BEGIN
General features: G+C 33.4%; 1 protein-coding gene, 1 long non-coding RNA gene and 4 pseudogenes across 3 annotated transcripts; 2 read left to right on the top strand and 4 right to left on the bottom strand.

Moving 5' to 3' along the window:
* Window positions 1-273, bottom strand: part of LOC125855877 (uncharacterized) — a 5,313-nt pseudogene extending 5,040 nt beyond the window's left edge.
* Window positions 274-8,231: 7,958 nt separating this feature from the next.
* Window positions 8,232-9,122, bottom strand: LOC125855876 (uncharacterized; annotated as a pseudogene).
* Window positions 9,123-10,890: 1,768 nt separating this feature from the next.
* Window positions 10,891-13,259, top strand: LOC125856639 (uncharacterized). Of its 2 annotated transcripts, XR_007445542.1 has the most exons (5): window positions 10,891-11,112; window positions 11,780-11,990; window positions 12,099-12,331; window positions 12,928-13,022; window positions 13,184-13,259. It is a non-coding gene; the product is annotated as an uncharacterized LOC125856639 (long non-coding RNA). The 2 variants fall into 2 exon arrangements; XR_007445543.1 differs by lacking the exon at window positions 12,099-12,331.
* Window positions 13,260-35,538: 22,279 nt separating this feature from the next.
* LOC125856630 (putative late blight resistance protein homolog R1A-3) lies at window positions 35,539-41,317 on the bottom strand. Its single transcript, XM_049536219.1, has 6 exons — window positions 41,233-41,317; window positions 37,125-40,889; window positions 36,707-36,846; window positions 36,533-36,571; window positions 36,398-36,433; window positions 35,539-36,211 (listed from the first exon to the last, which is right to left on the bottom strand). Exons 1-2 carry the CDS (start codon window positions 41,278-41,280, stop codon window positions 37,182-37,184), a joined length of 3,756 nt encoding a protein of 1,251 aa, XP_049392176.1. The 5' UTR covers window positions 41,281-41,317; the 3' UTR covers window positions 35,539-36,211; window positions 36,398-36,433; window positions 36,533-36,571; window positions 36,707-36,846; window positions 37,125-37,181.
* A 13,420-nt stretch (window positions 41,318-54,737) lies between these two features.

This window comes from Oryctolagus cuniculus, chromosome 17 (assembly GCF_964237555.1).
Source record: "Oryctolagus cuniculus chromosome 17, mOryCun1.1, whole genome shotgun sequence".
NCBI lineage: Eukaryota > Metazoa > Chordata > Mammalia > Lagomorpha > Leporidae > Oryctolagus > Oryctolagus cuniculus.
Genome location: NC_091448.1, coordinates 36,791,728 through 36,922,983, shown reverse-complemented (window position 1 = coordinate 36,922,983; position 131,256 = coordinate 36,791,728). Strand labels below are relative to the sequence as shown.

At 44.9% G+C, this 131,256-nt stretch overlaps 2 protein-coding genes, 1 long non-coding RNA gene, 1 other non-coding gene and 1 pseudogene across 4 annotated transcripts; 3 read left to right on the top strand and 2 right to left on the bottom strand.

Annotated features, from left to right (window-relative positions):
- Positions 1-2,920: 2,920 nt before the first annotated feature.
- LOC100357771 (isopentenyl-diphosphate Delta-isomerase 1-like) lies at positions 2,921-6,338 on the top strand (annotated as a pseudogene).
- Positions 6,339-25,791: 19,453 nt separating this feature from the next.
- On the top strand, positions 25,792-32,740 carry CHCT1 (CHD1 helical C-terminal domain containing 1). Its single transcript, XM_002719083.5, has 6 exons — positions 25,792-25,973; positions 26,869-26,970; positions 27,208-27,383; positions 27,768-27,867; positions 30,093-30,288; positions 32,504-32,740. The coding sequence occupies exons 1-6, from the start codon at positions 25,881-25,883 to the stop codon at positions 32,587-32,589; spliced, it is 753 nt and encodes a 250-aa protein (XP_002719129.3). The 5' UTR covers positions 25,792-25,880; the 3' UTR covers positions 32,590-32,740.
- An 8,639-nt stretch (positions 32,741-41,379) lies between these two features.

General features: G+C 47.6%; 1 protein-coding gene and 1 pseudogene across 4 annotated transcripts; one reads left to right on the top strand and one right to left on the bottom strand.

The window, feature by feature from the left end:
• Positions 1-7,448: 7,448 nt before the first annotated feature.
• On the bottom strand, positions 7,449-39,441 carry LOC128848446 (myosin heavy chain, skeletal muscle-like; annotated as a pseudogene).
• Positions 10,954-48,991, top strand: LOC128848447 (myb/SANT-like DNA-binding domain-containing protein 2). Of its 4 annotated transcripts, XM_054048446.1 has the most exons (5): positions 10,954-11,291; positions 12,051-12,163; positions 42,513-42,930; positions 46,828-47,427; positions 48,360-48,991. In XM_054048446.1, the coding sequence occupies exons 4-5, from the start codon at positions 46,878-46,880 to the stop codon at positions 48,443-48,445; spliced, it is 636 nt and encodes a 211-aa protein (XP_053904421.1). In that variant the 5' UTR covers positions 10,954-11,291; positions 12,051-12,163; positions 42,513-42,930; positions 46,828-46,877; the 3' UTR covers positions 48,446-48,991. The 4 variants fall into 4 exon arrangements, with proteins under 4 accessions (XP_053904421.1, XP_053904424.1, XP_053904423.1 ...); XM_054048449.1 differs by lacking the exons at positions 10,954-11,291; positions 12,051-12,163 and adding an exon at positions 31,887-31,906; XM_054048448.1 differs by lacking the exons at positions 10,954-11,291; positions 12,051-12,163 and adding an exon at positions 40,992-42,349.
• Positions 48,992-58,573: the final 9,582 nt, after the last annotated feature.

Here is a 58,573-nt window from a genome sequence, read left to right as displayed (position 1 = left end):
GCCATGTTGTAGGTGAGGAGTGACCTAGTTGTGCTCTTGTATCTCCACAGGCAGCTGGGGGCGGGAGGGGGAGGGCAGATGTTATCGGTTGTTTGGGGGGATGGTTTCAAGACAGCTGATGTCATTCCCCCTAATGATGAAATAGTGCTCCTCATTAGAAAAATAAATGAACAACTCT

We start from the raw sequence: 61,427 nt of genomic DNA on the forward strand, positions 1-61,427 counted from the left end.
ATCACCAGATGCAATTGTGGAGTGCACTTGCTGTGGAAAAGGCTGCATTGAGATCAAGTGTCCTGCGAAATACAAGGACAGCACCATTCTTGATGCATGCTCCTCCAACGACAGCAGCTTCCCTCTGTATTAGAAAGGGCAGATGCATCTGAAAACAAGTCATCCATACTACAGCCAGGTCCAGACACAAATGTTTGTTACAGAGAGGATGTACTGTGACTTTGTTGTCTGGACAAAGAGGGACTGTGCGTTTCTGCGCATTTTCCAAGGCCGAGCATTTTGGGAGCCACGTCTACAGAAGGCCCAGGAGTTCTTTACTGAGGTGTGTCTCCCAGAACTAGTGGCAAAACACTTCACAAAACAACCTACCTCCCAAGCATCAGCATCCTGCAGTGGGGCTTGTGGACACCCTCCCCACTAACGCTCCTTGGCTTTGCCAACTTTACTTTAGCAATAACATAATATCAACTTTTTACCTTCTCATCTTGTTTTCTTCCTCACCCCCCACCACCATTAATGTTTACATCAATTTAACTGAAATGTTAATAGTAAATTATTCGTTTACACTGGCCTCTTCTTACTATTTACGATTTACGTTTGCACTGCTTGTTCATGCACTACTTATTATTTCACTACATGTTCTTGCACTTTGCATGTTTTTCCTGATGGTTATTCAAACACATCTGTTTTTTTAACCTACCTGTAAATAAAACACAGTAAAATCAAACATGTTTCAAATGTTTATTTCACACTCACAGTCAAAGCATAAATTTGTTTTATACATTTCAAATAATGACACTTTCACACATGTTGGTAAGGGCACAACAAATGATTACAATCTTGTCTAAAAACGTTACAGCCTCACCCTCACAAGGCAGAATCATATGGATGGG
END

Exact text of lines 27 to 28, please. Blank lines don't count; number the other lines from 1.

• Positions 48,992-58,573: the final 9,582 nt, after the last annotated feature.

Here is a 58,573-nt window from a genome sequence, read left to right as displayed (position 1 = left end):